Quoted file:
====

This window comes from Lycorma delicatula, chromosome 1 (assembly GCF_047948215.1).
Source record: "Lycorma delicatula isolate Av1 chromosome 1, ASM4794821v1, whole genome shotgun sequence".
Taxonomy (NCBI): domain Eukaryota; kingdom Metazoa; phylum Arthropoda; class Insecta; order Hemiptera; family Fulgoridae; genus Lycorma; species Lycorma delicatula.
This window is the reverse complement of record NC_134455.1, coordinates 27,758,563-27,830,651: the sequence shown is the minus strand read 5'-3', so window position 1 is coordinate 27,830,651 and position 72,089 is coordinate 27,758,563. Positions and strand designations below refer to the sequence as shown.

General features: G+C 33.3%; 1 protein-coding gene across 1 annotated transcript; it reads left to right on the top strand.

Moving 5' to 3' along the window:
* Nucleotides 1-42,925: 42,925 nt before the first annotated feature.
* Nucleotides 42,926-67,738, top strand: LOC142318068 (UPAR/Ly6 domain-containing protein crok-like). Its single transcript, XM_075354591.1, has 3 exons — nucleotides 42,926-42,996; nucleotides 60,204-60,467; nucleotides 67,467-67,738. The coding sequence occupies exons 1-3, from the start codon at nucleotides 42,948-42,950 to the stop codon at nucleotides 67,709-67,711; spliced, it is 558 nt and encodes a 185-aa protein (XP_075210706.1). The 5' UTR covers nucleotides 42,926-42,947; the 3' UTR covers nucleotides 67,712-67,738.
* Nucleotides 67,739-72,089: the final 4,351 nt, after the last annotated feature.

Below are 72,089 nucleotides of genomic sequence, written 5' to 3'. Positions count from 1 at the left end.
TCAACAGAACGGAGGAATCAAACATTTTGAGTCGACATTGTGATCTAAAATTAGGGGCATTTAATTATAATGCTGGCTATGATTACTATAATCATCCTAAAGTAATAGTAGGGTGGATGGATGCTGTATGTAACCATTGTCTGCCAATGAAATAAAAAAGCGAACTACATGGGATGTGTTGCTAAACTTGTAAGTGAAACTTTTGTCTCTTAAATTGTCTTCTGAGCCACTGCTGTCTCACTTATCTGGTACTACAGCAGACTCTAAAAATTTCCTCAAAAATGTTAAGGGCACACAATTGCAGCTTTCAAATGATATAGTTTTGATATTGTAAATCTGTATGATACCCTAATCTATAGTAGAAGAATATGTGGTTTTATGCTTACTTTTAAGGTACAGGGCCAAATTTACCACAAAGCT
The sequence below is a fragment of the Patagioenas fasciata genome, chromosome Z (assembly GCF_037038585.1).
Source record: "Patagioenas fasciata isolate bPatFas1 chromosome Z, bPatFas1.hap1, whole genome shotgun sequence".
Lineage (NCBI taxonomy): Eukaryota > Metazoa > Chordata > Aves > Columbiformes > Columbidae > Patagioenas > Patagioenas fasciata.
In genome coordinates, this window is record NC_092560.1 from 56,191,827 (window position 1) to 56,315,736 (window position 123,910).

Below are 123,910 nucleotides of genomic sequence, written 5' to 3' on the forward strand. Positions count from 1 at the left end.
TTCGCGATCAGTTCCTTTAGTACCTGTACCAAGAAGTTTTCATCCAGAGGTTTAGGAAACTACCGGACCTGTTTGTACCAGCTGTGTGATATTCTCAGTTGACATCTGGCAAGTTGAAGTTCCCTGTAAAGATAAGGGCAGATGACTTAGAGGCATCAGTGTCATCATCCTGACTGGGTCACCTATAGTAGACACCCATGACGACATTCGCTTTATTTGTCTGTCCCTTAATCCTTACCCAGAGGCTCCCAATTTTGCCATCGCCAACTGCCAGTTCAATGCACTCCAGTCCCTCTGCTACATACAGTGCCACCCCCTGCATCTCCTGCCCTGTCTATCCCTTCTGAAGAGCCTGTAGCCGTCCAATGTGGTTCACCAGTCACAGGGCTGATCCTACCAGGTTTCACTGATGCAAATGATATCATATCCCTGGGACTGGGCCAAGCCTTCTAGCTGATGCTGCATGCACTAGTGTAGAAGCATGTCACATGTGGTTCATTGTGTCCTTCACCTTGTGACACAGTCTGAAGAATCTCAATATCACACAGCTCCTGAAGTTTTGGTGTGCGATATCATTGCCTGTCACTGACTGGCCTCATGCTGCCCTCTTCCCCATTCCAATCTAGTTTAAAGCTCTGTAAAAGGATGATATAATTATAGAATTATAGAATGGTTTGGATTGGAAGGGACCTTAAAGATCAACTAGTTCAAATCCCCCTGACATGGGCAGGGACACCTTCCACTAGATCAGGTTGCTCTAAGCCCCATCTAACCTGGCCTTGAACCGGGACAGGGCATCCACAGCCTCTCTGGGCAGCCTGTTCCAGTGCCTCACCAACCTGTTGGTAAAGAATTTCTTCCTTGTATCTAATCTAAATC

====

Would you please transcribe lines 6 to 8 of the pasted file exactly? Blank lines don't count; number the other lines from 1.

Moving 5' to 3' along the window:
* Nucleotides 1-42,925: 42,925 nt before the first annotated feature.
* Nucleotides 42,926-67,738, top strand: LOC142318068 (UPAR/Ly6 domain-containing protein crok-like). Its single transcript, XM_075354591.1, has 3 exons — nucleotides 42,926-42,996; nucleotides 60,204-60,467; nucleotides 67,467-67,738. The coding sequence occupies exons 1-3, from the start codon at nucleotides 42,948-42,950 to the stop codon at nucleotides 67,709-67,711; spliced, it is 558 nt and encodes a 185-aa protein (XP_075210706.1). The 5' UTR covers nucleotides 42,926-42,947; the 3' UTR covers nucleotides 67,712-67,738.